Church officials in Texas released the names of nearly 300 priests credibly accused of child sexual abuse in the state, one of the largest disclosures by the Roman Catholic Church and the latest revelation in an expanding number of investigations.
Each of the state’s 15 dioceses on Jan. 31 posted the names of accused priests online, totaling 278 individual names with allegations of abuse from thousands of children and going back as far as 70 years.
It’s unclear if the names would result in actual future prosecutions, as many of the priests identified by the church were already deceased. It comes as nearly 20 local, state, or federal investigations, either criminal or civil, have been launched into the church.
Cardinal Daniel DiNardo of the Archdiocese of Galveston-Houston and the current president of the U.S. Conference of Catholic Bishops told The Epoch Times via email that the church, as a whole, needs to be more transparent.
“As you are aware, we are in the midst of a child sexual abuse crisis that is impacting the Church on the local, national and international levels,” he said via email. “The Church has been gravely wounded by the abuse crisis and we must begin the healing process by eliminating the evil of sexual abuse.”
The Galveston-Houston archdiocese named 42 individual priests in their disclosure. The diocese, serving 1.7 million Catholics in 10 counties, is the largest in Texas.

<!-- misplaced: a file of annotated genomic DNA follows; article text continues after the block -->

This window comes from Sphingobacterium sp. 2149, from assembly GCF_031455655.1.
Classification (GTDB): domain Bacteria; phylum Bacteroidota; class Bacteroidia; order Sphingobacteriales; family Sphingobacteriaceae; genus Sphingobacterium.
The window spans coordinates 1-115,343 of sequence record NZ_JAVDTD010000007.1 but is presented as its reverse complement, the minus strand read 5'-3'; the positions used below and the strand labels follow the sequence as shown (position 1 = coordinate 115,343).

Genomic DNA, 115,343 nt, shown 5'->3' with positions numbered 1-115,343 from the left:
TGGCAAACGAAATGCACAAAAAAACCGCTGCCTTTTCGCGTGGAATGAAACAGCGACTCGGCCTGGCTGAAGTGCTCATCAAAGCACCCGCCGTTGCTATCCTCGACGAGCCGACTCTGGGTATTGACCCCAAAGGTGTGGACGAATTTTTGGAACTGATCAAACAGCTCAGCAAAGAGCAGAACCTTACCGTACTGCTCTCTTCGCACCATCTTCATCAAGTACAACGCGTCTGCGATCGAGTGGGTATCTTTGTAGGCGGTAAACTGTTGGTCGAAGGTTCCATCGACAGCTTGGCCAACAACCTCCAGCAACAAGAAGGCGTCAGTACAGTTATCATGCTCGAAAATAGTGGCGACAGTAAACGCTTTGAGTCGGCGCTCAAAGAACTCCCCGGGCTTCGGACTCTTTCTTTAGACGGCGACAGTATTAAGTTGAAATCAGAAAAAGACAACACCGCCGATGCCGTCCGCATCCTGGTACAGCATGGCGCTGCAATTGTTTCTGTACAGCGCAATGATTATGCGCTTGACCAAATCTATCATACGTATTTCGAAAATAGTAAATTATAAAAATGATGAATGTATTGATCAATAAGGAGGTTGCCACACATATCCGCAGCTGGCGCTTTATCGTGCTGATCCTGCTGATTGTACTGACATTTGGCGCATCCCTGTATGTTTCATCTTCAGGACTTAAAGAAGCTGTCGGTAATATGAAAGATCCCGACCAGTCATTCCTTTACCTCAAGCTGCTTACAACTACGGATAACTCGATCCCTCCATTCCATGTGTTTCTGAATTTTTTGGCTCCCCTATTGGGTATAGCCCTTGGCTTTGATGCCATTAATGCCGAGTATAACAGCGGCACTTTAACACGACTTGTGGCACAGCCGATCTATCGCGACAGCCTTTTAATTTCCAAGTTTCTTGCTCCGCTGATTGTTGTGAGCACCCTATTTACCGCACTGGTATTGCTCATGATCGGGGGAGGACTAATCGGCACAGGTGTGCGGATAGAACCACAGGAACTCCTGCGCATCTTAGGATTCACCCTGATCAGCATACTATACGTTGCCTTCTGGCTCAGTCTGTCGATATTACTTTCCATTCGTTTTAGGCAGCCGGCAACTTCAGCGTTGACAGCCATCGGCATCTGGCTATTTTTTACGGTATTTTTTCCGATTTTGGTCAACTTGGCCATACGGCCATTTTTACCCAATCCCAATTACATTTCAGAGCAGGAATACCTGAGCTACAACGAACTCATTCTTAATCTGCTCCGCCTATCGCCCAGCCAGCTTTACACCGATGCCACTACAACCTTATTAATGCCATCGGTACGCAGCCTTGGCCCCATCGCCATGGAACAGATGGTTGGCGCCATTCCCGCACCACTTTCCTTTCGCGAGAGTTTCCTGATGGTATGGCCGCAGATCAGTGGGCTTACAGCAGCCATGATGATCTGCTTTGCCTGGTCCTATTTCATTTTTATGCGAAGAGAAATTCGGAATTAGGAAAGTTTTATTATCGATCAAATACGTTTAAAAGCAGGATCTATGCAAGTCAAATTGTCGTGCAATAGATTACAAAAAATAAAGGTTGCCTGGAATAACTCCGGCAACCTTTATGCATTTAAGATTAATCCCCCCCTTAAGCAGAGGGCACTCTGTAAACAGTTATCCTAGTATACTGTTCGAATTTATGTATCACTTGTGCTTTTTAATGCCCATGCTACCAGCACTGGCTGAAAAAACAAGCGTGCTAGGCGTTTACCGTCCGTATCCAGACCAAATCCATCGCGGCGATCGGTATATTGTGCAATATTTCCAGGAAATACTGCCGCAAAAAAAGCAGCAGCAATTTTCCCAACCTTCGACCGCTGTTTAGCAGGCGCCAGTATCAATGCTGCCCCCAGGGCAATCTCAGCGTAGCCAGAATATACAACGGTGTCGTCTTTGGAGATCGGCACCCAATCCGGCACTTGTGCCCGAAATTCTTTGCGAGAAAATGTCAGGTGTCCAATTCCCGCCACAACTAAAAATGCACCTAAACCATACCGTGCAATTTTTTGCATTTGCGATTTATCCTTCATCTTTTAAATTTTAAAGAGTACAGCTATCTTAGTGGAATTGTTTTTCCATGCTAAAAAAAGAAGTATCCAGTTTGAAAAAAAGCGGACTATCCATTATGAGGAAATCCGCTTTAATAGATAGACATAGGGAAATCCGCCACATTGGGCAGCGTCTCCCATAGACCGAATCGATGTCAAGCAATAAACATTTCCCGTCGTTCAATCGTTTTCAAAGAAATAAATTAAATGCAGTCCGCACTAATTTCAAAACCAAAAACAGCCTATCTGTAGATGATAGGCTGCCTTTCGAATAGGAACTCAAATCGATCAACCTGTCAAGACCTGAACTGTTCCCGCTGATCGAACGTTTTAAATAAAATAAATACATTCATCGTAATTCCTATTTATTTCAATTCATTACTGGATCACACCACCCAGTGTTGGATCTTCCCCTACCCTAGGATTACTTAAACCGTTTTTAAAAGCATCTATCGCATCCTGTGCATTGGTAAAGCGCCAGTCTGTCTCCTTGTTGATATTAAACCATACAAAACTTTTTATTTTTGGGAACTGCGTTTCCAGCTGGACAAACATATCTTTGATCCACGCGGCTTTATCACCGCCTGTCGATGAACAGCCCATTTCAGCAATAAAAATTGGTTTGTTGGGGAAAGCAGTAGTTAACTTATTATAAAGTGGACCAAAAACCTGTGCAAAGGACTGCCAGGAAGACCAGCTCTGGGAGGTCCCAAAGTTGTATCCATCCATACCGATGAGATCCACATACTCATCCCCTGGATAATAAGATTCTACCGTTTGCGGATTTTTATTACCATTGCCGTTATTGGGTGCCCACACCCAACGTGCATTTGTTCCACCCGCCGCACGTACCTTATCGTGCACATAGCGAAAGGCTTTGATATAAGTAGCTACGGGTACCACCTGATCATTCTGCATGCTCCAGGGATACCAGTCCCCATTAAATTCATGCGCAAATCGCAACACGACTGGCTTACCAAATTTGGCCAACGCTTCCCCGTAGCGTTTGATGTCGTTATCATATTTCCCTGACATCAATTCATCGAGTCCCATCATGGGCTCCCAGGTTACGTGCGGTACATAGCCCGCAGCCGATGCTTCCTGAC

In the meantime, over half of the 187 Roman Catholic dioceses across the United States have started investigating clergy child sex abuse claims or have announced plans to do so.
Some of the 15 dioceses in Texas listed priests abusing as far back as the 1940s while others, such as Diocese of Laredo, which was created in August 2000, listed no names. There are 6,024,000 Catholics in Texas, according to catholic-hierarchy.org.
The lists of priests were compiled separately by each diocese. Some of the dioceses worked with independent consultants such as the Galveston-Houston Archdiocese.
Another major church in the state, the Diocese of Austin, named 22 priests accused of child sexual abuse. Most of the Texas diocese’s lists offered few basic details such as the date the accused priests were removed from the ministry, their ordination, and their current status. Others, such as the Diocese of Austin, provided additional information of the priest’s specific locations they served at during their time.
The disclosure of names in Texas follows a grand jury report in Pennsylvania released publicly in August last year that identified over 300 priests accused of sexually abusing thousands of children. The recent surge of disclosures comes as Roman Catholic leaders attempt to restore trust in their church after decades of cover-ups were exposed.
The nearly 900-page long document details how church administrators often dissuaded victims from reporting abuse to police, pressured law enforcement officials to terminate or avoid an investigation, or conducted their own deficient, biased investigations without reporting crimes against children to the proper authorities.